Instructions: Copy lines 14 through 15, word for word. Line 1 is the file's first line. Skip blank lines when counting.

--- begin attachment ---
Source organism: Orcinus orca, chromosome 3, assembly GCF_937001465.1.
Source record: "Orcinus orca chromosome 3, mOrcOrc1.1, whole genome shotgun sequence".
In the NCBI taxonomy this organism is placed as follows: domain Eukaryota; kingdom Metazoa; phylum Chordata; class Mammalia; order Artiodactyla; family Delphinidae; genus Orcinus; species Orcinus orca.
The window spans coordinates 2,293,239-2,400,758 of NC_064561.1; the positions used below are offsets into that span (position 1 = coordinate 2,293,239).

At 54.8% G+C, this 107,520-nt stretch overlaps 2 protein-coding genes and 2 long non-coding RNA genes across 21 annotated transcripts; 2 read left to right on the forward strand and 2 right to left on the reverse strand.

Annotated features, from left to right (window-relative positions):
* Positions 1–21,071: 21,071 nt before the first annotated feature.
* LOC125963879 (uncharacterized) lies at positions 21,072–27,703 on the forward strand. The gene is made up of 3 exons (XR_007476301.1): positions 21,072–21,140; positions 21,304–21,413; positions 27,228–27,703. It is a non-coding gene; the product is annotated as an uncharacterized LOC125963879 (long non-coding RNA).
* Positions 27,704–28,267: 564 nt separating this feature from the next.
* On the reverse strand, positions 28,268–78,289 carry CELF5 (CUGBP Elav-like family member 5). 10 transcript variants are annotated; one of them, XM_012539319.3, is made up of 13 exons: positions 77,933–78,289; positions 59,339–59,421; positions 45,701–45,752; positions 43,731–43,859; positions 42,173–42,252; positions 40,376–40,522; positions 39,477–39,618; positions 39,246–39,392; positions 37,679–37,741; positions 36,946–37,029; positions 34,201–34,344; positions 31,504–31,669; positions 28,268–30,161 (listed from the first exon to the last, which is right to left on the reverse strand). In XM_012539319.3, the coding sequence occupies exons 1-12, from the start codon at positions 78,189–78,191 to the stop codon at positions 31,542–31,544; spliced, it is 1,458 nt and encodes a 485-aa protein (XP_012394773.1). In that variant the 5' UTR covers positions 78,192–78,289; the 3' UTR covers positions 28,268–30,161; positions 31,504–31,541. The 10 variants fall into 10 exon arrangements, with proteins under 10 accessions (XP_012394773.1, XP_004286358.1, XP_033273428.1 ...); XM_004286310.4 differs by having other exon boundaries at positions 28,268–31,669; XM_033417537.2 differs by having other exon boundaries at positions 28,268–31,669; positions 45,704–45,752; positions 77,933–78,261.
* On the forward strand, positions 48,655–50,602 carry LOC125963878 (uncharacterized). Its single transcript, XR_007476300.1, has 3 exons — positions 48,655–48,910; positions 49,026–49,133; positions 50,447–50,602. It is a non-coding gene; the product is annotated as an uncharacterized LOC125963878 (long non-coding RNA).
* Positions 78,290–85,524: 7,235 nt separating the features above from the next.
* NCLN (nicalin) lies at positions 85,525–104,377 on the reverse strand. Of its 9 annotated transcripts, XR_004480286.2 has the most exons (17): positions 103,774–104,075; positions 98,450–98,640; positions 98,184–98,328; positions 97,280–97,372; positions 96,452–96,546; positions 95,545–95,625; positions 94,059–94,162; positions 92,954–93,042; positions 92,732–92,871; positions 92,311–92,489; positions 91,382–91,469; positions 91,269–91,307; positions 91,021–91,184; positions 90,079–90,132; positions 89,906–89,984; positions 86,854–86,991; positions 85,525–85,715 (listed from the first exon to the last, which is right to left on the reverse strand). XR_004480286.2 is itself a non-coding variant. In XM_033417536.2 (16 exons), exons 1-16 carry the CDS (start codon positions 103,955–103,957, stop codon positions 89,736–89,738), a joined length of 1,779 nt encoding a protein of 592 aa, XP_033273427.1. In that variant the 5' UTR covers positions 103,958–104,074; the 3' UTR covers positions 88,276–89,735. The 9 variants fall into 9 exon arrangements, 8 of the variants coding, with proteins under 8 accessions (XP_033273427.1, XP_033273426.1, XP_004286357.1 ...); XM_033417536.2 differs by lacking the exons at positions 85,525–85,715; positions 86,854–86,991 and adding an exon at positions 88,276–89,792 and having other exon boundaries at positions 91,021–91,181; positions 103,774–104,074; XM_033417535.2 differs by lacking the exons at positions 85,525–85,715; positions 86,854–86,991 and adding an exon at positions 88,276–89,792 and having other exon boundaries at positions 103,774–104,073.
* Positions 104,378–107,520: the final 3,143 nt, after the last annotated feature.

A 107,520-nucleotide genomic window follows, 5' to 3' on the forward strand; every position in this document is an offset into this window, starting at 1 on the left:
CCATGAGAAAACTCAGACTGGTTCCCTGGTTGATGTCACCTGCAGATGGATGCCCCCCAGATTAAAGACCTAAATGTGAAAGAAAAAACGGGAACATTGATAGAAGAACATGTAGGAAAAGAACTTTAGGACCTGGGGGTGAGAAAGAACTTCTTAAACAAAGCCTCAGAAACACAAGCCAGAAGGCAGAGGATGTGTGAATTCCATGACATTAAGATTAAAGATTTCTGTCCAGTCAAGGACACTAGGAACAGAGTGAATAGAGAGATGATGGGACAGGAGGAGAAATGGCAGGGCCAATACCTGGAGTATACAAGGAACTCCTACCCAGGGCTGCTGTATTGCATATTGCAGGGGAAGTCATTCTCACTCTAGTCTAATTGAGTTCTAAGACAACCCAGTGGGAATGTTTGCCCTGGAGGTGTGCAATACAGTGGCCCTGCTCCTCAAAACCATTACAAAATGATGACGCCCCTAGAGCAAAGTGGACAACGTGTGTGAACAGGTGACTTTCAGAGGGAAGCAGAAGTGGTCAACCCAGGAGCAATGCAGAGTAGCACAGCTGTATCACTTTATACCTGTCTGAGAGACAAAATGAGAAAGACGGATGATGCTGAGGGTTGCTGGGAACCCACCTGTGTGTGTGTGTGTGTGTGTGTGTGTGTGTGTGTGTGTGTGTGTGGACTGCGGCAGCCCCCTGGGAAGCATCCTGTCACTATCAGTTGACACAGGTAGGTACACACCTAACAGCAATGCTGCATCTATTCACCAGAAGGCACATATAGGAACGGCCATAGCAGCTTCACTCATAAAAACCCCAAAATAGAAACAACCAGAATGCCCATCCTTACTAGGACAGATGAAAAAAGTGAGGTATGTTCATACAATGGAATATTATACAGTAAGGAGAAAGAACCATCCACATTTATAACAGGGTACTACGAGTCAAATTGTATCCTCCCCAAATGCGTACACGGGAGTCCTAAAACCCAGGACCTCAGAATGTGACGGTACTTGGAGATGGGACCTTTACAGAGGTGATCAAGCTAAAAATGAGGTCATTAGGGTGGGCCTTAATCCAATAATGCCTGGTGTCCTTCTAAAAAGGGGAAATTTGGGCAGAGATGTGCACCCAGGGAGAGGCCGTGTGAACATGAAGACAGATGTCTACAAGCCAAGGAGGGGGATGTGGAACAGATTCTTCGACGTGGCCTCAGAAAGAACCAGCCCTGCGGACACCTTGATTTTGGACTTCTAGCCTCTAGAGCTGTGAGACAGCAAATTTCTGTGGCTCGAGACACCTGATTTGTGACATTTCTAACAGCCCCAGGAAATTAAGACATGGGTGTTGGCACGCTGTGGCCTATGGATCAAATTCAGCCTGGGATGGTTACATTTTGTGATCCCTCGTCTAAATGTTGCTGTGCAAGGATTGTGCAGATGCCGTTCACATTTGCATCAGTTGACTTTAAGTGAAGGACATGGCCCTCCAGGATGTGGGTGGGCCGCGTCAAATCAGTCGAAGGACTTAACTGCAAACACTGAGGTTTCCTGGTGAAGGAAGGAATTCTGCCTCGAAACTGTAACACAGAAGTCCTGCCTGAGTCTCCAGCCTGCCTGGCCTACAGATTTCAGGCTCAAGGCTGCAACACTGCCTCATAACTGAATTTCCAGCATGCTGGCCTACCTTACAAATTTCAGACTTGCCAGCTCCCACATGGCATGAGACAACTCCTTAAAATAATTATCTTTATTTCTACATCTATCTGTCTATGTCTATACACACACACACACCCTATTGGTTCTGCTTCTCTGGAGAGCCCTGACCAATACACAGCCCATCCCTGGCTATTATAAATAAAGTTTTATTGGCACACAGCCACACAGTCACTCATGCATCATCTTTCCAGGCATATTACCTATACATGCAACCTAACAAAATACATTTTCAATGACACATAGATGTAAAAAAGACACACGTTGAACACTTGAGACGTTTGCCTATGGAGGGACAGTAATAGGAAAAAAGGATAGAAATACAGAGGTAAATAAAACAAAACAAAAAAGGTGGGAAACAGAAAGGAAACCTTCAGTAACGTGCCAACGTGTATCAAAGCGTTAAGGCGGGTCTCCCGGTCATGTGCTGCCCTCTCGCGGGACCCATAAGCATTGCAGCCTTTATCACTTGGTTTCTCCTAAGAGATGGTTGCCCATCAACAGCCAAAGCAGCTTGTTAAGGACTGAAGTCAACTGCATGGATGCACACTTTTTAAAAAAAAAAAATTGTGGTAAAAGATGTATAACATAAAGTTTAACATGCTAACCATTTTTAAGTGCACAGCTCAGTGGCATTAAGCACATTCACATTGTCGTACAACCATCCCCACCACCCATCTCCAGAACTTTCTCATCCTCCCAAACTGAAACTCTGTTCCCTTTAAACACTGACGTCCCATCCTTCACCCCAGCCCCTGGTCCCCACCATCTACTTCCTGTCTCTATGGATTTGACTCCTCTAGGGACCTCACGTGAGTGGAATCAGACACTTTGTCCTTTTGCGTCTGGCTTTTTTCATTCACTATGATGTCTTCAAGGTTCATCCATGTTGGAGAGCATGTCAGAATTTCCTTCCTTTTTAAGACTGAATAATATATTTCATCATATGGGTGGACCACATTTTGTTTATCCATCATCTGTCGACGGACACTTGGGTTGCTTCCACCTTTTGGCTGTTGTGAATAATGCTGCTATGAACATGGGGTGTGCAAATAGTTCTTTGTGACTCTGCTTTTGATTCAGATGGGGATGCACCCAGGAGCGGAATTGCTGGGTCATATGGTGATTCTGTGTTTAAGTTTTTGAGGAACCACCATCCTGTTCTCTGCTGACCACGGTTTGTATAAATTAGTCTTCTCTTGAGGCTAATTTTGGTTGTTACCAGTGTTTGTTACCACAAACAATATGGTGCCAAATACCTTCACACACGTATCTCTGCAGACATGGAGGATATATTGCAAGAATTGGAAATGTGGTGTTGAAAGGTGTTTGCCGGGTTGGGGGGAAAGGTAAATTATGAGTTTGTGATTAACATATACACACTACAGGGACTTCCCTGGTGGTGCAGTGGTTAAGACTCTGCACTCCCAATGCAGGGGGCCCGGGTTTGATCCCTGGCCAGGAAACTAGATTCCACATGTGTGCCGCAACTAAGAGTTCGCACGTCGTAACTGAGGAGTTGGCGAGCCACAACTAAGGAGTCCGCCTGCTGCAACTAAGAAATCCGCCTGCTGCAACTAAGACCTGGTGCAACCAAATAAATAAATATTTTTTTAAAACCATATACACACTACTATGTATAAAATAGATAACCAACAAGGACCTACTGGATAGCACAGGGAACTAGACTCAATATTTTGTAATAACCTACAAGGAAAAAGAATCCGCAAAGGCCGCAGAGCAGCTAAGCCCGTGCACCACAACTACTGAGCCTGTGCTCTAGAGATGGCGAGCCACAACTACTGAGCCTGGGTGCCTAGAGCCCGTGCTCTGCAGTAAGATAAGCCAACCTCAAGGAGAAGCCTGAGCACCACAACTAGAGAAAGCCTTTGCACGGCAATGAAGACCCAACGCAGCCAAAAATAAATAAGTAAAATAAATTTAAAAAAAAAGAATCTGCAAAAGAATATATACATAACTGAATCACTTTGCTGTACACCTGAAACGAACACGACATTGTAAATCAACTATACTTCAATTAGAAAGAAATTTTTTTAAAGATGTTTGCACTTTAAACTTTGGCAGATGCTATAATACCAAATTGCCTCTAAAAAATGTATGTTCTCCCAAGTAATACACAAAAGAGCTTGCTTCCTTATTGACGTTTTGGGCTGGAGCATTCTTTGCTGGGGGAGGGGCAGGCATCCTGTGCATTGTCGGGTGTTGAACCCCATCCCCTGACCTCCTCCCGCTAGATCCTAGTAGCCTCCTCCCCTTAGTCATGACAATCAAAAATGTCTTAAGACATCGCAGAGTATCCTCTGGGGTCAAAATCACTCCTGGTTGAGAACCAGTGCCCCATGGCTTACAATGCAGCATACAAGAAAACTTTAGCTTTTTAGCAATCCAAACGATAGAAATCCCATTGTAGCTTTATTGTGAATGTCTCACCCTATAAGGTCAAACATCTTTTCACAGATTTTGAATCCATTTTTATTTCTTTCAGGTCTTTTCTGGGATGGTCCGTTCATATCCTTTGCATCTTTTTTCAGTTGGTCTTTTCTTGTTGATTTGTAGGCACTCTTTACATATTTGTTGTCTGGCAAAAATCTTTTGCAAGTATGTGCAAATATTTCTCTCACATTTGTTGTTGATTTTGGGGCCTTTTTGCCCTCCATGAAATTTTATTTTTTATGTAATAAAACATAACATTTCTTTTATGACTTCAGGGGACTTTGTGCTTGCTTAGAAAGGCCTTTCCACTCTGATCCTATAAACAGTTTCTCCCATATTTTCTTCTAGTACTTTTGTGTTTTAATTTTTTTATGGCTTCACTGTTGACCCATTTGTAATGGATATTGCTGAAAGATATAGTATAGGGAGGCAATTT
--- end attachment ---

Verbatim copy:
* Positions 104,378–107,520: the final 3,143 nt, after the last annotated feature.

A 107,520-nucleotide genomic window follows, 5' to 3' on the forward strand; every position in this document is an offset into this window, starting at 1 on the left: